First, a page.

$A^2 \rightarrow UA^2 U^\dagger + U A dU ^\dagger + U dU^\dagger U A U^\dagger + U dU^\dagger U dU^\dagger$

Now, $UU^\dagger = 1$, so applying d again to both sides we get $U dU^\dagger = -dU U^\dagger$. So, we can write the square transformation law as

$A^2 \rightarrow U A^2 U^\dagger + U A dU^\dagger - dU A U^\dagger - dU dU^\dagger$
whereas if we recall the expression for the transformation of $dA$, it was just
$dA \rightarrow U dA U^\dagger + dU A U^\dagger - U A dU^\dagger + dU dU^\dagger$

Clearly if we merely add $A^2$ and $dA$, the last 3 terms on the RHS of each cancel out, and we get

$A^2 + dA \rightarrow U(A^2 + dA)U^\dagger$

which is the expected transformation law for a field strength of the form $F = A^2 + dA$:

$F \rightarrow U F U^{\dagger}$

The differential form approach uses compact notation that suppresses the Lorentz index $\mu$ as well as the group index $a$, and gives us a fleeting glimpse into the connection between gauge theory and fibre bundles.

For a gentle yet semi-rigorous introduction to differential forms, the reader is referred to the book on General Relativity by Sean Carroll.

Written by Vivek

June 11, 2014 at 10:53

## Gnuplot with C/C++

Sometimes, it is convenient to call gnuplot from within your own C/C++ code rather than having the code create a data file, and manually execute gnuplot every time to re-plot using the contents of the file. This is easy if you use Linux: just use a pipe. For instance:

 #include <iostream> #include <stdio.h> #include <cstdlib>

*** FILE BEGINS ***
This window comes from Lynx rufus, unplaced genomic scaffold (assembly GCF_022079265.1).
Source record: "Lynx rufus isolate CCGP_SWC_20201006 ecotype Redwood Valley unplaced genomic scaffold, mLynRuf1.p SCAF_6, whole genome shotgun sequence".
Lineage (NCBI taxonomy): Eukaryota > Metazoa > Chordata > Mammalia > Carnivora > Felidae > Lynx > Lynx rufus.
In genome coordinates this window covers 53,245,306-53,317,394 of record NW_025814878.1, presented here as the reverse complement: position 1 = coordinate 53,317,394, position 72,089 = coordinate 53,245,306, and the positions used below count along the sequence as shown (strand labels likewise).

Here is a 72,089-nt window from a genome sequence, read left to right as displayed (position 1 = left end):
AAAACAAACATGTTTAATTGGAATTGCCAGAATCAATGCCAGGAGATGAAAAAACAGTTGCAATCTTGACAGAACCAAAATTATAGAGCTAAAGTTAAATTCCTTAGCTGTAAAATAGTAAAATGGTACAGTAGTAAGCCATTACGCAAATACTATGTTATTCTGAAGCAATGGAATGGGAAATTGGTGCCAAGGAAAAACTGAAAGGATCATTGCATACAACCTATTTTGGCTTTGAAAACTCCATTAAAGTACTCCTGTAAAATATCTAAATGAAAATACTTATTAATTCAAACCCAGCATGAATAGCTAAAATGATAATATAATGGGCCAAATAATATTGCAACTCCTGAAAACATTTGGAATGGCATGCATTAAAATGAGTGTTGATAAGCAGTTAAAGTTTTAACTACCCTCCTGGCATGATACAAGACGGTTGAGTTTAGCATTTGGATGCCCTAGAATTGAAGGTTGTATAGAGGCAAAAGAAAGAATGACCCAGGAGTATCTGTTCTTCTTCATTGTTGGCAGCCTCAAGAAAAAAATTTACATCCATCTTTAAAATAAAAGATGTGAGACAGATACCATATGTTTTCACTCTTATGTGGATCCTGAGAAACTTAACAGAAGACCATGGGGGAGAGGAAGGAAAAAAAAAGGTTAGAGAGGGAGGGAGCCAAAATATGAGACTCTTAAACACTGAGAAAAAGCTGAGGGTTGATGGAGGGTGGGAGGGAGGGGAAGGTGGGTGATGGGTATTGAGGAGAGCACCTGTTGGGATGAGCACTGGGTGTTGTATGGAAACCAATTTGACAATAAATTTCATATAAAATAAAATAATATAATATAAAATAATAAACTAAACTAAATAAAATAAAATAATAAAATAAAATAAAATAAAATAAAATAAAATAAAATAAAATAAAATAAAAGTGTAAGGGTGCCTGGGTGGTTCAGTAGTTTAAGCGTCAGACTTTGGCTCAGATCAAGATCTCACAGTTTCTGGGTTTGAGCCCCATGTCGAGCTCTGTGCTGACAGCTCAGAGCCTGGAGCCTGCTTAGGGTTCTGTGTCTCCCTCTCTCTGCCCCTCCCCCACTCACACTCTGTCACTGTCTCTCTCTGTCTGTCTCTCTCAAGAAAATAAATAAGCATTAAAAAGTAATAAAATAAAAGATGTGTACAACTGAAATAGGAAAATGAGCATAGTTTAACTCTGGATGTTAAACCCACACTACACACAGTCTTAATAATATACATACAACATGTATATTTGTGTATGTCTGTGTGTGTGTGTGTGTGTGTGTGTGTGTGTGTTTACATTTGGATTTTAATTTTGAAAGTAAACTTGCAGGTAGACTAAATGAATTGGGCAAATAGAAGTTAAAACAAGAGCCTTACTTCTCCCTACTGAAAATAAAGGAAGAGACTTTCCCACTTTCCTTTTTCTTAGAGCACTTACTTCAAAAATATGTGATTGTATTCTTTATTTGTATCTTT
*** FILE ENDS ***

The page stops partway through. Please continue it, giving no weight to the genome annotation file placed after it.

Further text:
using namespace std; int main(){ // Code for gnuplot pipe FILE *pipe = popen("gnuplot -persist", "w"); fprintf(pipe, "\n"); // Your code goes here 

 // Don't forget to close the pipe fclose(pipe); return 0; }

Note that we have had to use C routines to call gnuplot. But there’s a problem with this code: gnuplot will generate the plot only when the pipe is closed. So if you have multiple plot statements, or if you want to refresh the same plot (as for instance, in an animation scenario) you will find that the above approach will result in the plots getting asynchronously updated right at the end.

So how does one ensure that after every plot command, a plot is actually generated (or an existing one refreshed) Immediately? The key is to flush the buffer using fflush. Simply insert

 fflush(pipe); 

below every plot call to gnuplot. If you have an animation, then in order to make the transitions smoother, you might want to include a delay subroutine. A simple one can be built using the clock routines in time.h. For an example, click here.